Take the 2-minute tour ×
Stack Overflow is a question and answer site for professional and enthusiast programmers. It's 100% free, no registration required.

Well, I'm completely new to JavaScript. Can you please tell me what type of data is this JavaScript code:

var options =
{
    sourceLanguage: 'en',
    destinationLanguage: ['hi', 'bn', 'fa', 'gu', 'kn', 'ml', 'mr', 'ne', 'pa', 'ta','te','ur'],
    shortcutKey: 'ctrl+g',
    transliterationEnabled: true
};

I've reviewed JavaScript arrays, but it doesn't seem to be a traditional array. Still don't know if it's some kind of arrays or another data type!!

Additionally, is there any way to set individual elements to that data type such as setting array elements individually.

Thanks in advance

share|improve this question
14  
It's an object, which is pretty much the most common data type in javascript. –  hobbs Apr 2 '10 at 8:31

5 Answers 5

up vote 7 down vote accepted

This is a way of creating and initialising an object in javascript called an object literal. Since javascript is dynamically typed, you can add key/values at any time, even to the built in objects.

The equivalent code for this would be:

var options = {};
options.sourceLanguage = 'en';
options.destinationLanguage = ['hi', 'bn', 'etc'];

The square brackets [] denote an array. The equivalent for this would be

var destinationLanguage = [];
destinationLanguage.push('hi');
destinationLanguage.push('bn'); //etc

You access array elements by index eg destinationLanguage[0].

As you can see it is much more readable and convenient to to initialise everything using the notation in your request.

This notation forms the basis of something called JSON (Javascript Object Notation) which is wire format for passing information eg between client and server. The string in your example could be retrieved via an AJAX request and parsed in a number of ways into a complex object.

share|improve this answer

It's a Javascript object. In a JS console you can check its type:

>>> typeof(options)
"object"

JS objects are sometimes used as simple associative arrays (like hash tables or dictionaries in other languages). The code snippet you present here is probably for such a use. Read more on the technique in this tutorial.

Also, this tutorial is very good.

share|improve this answer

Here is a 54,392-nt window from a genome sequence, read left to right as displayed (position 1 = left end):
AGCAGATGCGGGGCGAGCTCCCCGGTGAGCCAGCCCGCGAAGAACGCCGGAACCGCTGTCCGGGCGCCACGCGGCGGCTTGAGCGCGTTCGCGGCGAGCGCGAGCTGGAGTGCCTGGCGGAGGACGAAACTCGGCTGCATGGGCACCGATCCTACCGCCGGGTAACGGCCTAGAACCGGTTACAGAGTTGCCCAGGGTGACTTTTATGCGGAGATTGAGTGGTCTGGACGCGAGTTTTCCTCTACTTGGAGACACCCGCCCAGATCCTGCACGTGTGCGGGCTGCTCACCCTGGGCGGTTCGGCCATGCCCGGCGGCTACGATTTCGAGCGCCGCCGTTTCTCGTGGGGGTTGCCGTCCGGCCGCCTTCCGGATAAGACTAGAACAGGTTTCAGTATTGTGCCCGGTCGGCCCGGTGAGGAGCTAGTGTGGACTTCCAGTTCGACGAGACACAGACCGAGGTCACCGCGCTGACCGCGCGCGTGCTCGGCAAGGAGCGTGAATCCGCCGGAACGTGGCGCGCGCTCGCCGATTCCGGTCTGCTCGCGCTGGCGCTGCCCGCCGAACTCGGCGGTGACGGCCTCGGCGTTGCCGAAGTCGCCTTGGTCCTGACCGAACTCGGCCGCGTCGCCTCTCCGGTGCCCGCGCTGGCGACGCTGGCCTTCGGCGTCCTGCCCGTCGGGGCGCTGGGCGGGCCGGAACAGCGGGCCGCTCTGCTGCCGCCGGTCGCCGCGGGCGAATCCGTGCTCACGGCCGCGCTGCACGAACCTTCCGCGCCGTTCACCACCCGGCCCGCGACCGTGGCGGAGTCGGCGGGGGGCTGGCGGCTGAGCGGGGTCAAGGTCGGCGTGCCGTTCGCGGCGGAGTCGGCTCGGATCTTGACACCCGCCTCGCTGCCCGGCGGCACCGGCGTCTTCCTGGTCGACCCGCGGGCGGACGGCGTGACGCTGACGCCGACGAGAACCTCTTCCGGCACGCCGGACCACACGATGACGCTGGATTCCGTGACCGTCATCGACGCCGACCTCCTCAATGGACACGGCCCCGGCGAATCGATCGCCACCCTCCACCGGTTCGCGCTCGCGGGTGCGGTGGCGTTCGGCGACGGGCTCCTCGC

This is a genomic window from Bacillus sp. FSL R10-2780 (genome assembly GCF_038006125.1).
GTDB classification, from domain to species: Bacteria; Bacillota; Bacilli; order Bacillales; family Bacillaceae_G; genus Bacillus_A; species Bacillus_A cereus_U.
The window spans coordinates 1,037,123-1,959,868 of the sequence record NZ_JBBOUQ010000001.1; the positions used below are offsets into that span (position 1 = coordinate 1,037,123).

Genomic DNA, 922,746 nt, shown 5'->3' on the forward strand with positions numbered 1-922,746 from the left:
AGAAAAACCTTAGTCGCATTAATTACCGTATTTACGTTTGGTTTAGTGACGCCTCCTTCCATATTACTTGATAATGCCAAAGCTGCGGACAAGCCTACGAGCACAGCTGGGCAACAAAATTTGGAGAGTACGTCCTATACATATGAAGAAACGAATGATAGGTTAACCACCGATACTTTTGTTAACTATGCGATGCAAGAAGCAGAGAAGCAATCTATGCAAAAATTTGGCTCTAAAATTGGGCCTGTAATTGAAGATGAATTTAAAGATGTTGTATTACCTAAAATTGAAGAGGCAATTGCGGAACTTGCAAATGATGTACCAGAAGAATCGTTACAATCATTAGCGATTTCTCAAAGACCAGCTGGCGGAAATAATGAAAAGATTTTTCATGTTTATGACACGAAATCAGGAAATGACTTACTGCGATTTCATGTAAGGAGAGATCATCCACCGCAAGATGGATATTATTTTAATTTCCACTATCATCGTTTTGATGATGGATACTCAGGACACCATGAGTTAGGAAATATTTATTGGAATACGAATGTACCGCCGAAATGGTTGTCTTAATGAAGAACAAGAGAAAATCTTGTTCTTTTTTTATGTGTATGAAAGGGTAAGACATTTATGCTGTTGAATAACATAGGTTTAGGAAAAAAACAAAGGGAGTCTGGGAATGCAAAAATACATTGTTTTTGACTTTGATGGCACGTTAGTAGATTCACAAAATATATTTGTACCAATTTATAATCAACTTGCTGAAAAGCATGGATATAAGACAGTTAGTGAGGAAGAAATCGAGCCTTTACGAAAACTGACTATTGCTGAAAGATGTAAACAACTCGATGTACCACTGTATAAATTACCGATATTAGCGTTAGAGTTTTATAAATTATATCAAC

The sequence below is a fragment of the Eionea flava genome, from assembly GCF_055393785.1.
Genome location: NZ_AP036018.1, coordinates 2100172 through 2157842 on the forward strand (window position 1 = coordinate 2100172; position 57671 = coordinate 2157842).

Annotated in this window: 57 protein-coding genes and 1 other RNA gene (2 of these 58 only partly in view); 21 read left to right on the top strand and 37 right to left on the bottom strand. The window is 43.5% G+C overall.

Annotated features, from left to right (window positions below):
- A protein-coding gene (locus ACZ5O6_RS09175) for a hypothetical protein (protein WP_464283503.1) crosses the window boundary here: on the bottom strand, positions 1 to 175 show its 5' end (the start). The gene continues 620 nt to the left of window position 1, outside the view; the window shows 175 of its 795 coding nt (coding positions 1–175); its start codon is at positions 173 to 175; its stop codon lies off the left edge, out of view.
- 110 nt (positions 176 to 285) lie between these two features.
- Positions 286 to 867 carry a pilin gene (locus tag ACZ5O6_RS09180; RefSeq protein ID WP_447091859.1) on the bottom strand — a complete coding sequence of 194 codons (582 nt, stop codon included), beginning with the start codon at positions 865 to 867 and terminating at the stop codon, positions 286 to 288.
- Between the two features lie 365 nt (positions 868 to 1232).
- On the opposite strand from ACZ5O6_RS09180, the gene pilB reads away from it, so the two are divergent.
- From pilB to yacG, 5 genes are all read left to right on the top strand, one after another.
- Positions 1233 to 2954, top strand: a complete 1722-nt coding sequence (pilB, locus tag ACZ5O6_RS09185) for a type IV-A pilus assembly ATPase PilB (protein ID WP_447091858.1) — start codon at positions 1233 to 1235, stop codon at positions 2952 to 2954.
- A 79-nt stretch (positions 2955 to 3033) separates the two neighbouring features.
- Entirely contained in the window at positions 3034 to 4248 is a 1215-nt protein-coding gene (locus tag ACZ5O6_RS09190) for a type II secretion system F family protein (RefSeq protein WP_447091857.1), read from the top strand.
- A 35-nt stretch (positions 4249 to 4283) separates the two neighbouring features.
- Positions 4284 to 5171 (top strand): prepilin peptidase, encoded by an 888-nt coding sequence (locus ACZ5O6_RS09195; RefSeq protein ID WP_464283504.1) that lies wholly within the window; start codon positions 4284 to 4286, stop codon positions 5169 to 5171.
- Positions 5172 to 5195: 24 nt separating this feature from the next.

it is an object literal in other word,its a shorcut to:

var options = new Object();
options.sourceLanguage = 'en';
options.destinationLanguage = ['hi','bn', 'fa', 'gu', 'kn', 'ml', 'mr','ne']; 
options.shortcutKey = 'ctrl+g'; 
options.transliterationEnabled = true
share|improve this answer
    
+1 For using the correct terminology –  Steve Apr 2 '10 at 18:47
    
/agree ........ –  James Westgate Apr 3 '10 at 11:21

In JavaScript you can create singleton objects using JavaScript Object Notation (JSON):

var o = {
    prop1 : 'value',
    func1 : function() {
        this.prop1 = 'some other value';
    }
}

Then you could do the following:

alert(o.prop1); // displays 'value' in an alert box in a browser environment
o.func1();
alert(o.prop1); // displays 'some other value' in an alert box

So yes, it's an object. Of course so is everything else in JavaScript. And yes, it can be used as a hash or dictionary.

share|improve this answer
1  
That's not JSON, that's Object Literal Notation. –  insin Apr 2 '10 at 9:00
    
Quite right. Of course JSON is based on JavaScript Object Literal Notation. Hence the name JSON. –  Benry May 1 '10 at 0:06

Also called a dictionary in many languages. You have a key-value pair so you would be able to access your keys like:

value = dictionary[key]

or in your case:

lang = options['sourceLanguage'];

Writing is just the same but backwards:

options['sourceLanguage'] = lang;

The only difference with your example is that it's doing it all in batch. All at once.

share|improve this answer

Your Answer

 
discard

By posting your answer, you agree to the privacy policy and terms of service.

Not the answer you're looking for? Browse other questions tagged or ask your own question.